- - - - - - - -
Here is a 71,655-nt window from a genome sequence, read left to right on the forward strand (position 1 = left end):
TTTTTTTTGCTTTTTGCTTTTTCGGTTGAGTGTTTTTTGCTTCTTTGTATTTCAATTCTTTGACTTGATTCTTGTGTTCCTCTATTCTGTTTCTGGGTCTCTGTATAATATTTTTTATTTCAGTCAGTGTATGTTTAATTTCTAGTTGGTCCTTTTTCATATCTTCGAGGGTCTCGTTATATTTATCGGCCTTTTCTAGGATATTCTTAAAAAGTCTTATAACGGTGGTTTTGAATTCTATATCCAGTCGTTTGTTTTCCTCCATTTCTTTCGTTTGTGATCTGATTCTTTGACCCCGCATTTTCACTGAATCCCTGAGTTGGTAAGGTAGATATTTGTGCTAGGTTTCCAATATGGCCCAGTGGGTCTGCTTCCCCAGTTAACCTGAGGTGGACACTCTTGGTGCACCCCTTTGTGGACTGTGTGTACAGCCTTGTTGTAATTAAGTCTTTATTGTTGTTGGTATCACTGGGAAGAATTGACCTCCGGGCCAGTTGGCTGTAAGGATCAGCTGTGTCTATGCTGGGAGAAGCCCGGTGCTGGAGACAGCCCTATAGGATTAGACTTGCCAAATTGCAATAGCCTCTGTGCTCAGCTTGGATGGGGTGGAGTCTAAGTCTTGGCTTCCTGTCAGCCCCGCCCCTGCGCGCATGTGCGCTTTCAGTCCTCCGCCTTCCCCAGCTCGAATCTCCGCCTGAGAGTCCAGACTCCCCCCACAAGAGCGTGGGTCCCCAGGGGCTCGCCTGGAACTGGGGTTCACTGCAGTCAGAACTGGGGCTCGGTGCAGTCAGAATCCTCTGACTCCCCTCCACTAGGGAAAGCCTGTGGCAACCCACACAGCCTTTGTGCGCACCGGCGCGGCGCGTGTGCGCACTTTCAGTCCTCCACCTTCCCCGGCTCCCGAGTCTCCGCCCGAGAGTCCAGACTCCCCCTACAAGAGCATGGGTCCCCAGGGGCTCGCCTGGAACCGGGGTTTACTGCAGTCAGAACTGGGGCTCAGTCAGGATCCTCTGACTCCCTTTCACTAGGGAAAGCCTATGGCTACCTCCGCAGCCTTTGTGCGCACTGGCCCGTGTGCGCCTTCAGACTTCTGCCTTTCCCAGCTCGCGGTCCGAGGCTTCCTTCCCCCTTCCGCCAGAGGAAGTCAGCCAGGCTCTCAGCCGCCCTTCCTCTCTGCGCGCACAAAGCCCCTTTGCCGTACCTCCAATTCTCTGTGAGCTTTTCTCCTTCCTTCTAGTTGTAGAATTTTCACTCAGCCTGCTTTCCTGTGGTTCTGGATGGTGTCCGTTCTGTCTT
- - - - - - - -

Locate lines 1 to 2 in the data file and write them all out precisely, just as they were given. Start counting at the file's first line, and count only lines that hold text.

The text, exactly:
Here is a 71,655-nt window from a genome sequence, read left to right on the forward strand (position 1 = left end):
TTTTTTTTGCTTTTTGCTTTTTCGGTTGAGTGTTTTTTGCTTCTTTGTATTTCAATTCTTTGACTTGATTCTTGTGTTCCTCTATTCTGTTTCTGGGTCTCTGTATAATATTTTTTATTTCAGTCAGTGTATGTTTAATTTCTAGTTGGTCCTTTTTCATATCTTCGAGGGTCTCGTTATATTTATCGGCCTTTTCTAGGATATTCTTAAAAAGTCTTATAACGGTGGTTTTGAATTCTATATCCAGTCGTTTGTTTTCCTCCATTTCTTTCGTTTGTGATCTGATTCTTTGACCCCGCATTTTCACTGAATCCCTGAGTTGGTAAGGTAGATATTTGTGCTAGGTTTCCAATATGGCCCAGTGGGTCTGCTTCCCCAGTTAACCTGAGGTGGACACTCTTGGTGCACCCCTTTGTGGACTGTGTGTACAGCCTTGTTGTAATTAAGTCTTTATTGTTGTTGGTATCACTGGGAAGAATTGACCTCCGGGCCAGTTGGCTGTAAGGATCAGCTGTGTCTATGCTGGGAGAAGCCCGGTGCTGGAGACAGCCCTATAGGATTAGACTTGCCAAATTGCAATAGCCTCTGTGCTCAGCTTGGATGGGGTGGAGTCTAAGTCTTGGCTTCCTGTCAGCCCCGCCCCTGCGCGCATGTGCGCTTTCAGTCCTCCGCCTTCCCCAGCTCGAATCTCCGCCTGAGAGTCCAGACTCCCCCCACAAGAGCGTGGGTCCCCAGGGGCTCGCCTGGAACTGGGGTTCACTGCAGTCAGAACTGGGGCTCGGTGCAGTCAGAATCCTCTGACTCCCCTCCACTAGGGAAAGCCTGTGGCAACCCACACAGCCTTTGTGCGCACCGGCGCGGCGCGTGTGCGCACTTTCAGTCCTCCACCTTCCCCGGCTCCCGAGTCTCCGCCCGAGAGTCCAGACTCCCCCTACAAGAGCATGGGTCCCCAGGGGCTCGCCTGGAACCGGGGTTTACTGCAGTCAGAACTGGGGCTCAGTCAGGATCCTCTGACTCCCTTTCACTAGGGAAAGCCTATGGCTACCTCCGCAGCCTTTGTGCGCACTGGCCCGTGTGCGCCTTCAGACTTCTGCCTTTCCCAGCTCGCGGTCCGAGGCTTCCTTCCCCCTTCCGCCAGAGGAAGTCAGCCAGGCTCTCAGCCGCCCTTCCTCTCTGCGCGCACAAAGCCCCTTTGCCGTACCTCCAATTCTCTGTGAGCTTTTCTCCTTCCTTCTAGTTGTAGAATTTTCACTCAGCCTGCTTTCCTGTGGTTCTGGATGGTGTCCGTTCTGTCTT